Article
Written by Student Rights on 17 July 2013 at 5pm

The promotion of extremism on the virtual campus

In discussions between Student Rights and government officials this week the issue of extremists using social media to target students was raised, and concerns over how this enables the promotion of extremist speakers and events were discussed.

Highlighting the frequency with which this promotion occurs, on 13 July an off-campus individual targeted the Islamic Circle at the University of Sheffield, advertising an event due to take place this Friday.

Organised by the Women of Hizb ut-Tahrir (HT), the event is due to take place at the Mirpuri Dhera restaurant in Sheffield, and will be discussing the lessons to be learned from the battles won by Muslims during Ramadan.

The event poster reads:

Ramadan is known as the month of victory, where Muslims fought to prevent the extinction of Islam as way of life in the Battle of Badr and the Battle of the Trench.

It was this month in which the Muslims conquered Mekkah and set out for the battle of Tabouk against the Romans. It was also the month in which the Battle of Hittin took place leading to the liberation of Jerusalem.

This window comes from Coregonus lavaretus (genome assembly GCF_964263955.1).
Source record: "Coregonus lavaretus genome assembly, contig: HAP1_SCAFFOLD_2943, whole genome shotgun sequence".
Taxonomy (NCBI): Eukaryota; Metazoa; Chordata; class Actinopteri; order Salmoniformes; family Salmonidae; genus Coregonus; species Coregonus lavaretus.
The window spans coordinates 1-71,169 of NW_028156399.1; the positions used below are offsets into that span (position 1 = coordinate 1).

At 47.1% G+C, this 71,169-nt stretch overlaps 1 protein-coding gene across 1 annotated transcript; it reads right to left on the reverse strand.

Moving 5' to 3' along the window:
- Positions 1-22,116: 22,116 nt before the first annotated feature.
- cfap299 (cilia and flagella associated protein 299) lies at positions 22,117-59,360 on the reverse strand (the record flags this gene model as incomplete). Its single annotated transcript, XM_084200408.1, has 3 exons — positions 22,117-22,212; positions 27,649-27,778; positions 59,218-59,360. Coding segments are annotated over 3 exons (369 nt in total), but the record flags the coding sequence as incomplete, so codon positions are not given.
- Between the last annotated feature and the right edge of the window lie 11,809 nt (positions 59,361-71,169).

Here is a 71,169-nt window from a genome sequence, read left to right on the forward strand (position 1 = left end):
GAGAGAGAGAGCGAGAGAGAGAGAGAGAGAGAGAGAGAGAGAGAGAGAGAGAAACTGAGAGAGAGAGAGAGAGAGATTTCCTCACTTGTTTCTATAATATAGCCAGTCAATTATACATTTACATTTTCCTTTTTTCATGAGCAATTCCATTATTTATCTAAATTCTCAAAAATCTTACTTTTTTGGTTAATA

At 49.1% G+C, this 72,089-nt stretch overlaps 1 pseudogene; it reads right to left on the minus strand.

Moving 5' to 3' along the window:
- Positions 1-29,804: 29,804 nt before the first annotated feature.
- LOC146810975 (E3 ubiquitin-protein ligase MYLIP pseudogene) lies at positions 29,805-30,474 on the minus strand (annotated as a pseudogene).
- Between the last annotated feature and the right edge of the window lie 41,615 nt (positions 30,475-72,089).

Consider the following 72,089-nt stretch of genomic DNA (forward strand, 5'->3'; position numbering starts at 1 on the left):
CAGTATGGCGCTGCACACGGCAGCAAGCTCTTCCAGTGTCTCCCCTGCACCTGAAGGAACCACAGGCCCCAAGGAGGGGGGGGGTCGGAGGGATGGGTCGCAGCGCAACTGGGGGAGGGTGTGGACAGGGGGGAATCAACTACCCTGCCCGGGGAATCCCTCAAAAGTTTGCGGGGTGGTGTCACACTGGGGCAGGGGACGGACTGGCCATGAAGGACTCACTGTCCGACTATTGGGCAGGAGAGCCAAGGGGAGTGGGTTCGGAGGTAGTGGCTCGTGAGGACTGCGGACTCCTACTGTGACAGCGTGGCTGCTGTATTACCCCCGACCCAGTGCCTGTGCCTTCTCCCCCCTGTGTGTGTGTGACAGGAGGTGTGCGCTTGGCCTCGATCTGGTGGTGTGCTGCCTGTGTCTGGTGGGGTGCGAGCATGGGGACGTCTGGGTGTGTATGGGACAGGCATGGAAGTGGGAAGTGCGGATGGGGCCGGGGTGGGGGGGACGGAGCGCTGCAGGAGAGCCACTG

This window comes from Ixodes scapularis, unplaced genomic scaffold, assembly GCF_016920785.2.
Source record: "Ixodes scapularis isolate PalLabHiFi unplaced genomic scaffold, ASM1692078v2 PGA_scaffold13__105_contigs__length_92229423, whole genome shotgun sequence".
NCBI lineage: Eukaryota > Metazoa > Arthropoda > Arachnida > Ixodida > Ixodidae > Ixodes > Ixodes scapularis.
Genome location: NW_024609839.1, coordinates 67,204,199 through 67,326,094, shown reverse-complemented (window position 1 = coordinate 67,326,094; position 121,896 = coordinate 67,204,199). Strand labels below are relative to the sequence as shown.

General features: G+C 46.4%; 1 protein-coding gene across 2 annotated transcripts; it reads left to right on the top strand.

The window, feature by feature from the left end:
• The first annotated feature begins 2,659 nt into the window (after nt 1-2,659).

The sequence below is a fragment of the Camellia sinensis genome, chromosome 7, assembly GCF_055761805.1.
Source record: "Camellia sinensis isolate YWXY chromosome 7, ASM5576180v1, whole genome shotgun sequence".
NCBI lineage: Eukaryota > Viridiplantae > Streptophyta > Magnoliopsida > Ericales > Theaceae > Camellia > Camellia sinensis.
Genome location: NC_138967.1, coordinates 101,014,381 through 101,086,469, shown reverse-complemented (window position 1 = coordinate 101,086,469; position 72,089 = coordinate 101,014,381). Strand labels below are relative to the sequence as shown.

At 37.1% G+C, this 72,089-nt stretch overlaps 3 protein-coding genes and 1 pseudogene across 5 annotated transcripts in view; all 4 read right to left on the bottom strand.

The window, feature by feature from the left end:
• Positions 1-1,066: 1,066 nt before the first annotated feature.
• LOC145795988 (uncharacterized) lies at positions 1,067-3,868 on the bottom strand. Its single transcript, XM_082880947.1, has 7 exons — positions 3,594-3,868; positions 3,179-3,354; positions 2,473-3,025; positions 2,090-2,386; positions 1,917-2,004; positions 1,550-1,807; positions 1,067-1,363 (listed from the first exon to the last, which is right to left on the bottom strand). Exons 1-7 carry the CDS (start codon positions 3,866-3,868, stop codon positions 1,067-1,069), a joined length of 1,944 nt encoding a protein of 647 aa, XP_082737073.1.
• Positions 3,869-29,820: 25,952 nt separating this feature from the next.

This is truly the month to learn lessons from those before us on how we today should strive to implement and protect this beautiful Deen”.

Aside from the troubling suggestion that the lessons those invited should learn are those of warfare, it is worrying that events held by HT are being advertised to students so easily.

Indeed, the Prevent Strategy specifically named the organisation as a concern when discussing universities, stating that:

We believe there is unambiguous evidence to indicate that some extremist organisations, notably Hizb-ut-Tahrir, target specific universities and colleges...with the objective of radicalising and recruiting students”.

The group is also ‘No-Platformed’ by the National Union of Students, alongside organisations like the British National Party and Al-Muhajiroun.

Compounding the ease with which HT can be advertised to students via social media is the fact that video of speakers whose presence on campus would require authorisation from the university authorities can also be shared freely.

These include speakers such as Haitham Al-Haddad or Dr Khalid Fikry, and in more serious cases violent extremists like the deceased Al-Qaeda cleric Anwar Al-Awlaki.

Challenging the promotion of extremism via social media without affecting freedom of expression is a difficult role for universities, and an individual’s online presence should not be seen as the responsibility of universities or student unions.

However, in the case of official student society Facebook groups or twitter feeds there should be some form of oversight, and students themselves should take steps to ensure that their social media is not used to promote extremist material.

The issues raised by the increasing role of the ‘virtual campus’ are only likely to continue to grow in the years ahead, and greater understanding how to approach them will be vital in challenging campus extremism.